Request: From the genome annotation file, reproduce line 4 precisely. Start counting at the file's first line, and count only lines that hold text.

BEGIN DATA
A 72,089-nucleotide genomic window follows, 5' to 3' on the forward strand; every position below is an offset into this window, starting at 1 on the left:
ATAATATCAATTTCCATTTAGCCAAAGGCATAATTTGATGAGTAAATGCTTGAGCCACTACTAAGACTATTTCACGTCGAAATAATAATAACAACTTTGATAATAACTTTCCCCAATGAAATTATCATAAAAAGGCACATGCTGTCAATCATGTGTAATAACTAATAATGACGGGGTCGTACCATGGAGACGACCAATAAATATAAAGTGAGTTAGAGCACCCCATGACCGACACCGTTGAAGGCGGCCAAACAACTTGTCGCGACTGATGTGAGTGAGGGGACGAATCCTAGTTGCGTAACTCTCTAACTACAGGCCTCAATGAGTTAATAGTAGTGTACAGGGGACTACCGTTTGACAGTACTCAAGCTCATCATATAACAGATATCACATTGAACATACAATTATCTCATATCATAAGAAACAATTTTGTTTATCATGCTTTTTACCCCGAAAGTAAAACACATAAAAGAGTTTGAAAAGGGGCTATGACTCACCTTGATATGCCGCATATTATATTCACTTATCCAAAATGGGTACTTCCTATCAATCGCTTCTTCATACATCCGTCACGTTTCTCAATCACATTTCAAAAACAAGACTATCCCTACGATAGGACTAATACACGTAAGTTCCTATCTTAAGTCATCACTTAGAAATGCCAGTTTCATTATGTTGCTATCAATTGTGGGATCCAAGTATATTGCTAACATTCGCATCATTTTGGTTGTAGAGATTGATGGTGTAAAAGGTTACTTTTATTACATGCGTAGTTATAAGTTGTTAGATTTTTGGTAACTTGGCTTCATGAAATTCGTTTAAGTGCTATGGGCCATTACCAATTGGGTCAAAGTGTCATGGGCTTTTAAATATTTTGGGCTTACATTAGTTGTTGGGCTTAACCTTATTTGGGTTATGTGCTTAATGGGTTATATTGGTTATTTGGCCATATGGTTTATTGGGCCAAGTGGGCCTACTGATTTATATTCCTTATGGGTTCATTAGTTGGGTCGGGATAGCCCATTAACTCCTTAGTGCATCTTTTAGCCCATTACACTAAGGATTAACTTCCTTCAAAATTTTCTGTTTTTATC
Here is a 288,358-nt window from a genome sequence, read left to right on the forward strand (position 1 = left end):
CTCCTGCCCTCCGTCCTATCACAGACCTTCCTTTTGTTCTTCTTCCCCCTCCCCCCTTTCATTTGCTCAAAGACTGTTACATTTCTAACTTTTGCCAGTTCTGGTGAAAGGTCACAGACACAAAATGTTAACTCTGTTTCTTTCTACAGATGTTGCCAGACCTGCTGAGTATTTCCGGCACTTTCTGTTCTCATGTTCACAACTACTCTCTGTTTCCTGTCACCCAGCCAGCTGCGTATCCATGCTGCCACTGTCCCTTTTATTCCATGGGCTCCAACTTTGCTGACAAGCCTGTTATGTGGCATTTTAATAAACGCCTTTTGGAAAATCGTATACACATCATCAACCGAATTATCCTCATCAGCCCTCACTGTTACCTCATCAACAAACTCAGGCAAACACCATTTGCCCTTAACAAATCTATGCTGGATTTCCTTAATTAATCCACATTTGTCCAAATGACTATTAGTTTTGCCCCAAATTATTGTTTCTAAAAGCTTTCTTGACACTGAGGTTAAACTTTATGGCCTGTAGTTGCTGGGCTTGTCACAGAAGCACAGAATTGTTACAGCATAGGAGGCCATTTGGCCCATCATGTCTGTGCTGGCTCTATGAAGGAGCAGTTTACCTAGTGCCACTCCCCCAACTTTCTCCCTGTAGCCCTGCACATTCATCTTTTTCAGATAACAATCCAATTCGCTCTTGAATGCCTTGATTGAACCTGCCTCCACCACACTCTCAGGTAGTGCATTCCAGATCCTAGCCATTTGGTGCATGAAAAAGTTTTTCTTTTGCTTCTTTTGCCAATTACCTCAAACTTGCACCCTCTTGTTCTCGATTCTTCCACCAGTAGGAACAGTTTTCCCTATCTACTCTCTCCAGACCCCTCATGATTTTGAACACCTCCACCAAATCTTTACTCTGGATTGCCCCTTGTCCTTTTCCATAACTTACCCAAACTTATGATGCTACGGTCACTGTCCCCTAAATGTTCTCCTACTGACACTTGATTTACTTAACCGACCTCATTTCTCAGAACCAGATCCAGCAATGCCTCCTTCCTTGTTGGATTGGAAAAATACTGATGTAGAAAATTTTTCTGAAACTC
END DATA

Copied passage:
CTCCTGCCCTCCGTCCTATCACAGACCTTCCTTTTGTTCTTCTTCCCCCTCCCCCCTTTCATTTGCTCAAAGACTGTTACATTTCTAACTTTTGCCAGTTCTGGTGAAAGGTCACAGACACAAAATGTTAACTCTGTTTCTTTCTACAGATGTTGCCAGACCTGCTGAGTATTTCCGGCACTTTCTGTTCTCATGTTCACAACTACTCTCTGTTTCCTGTCACCCAGCCAGCTGCGTATCCATGCTGCCACTGTCCCTTTTATTCCATGGGCTCCAACTTTGCTGACAAGCCTGTTATGTGGCATTTTAATAAACGCCTTTTGGAAAATCGTATACACATCATCAACCGAATTATCCTCATCAGCCCTCACTGTTACCTCATCAACAAACTCAGGCAAACACCATTTGCCCTTAACAAATCTATGCTGGATTTCCTTAATTAATCCACATTTGTCCAAATGACTATTAGTTTTGCCCCAAATTATTGTTTCTAAAAGCTTTCTTGACACTGAGGTTAAACTTTATGGCCTGTAGTTGCTGGGCTTGTCACAGAAGCACAGAATTGTTACAGCATAGGAGGCCATTTGGCCCATCATGTCTGTGCTGGCTCTATGAAGGAGCAGTTTACCTAGTGCCACTCCCCCAACTTTCTCCCTGTAGCCCTGCACATTCATCTTTTTCAGATAACAATCCAATTCGCTCTTGAATGCCTTGATTGAACCTGCCTCCACCACACTCTCAGGTAGTGCATTCCAGATCCTAGCCATTTGGTGCATGAAAAAGTTTTTCTTTTGCTTCTTTTGCCAATTACCTCAAACTTGCACCCTCTTGTTCTCGATTCTTCCACCAGTAGGAACAGTTTTCCCTATCTACTCTCTCCAGACCCCTCATGATTTTGAACACCTCCACCAAATCTTTACTCTGGATTGCCCCTTGTCCTTTTCCATAACTTACCCAAACTTATGATGCTACGGTCACTGTCCCCTAAATGTTCTCCTACTGACACTTGATTTACTTAACCGACCTCATTTCTCAGAACCAGATCCAGCAATGCCTCCTTCCTTGTTGGATTGGAAAAATACTGATGTAGAAAATTTTTCTGAAACTC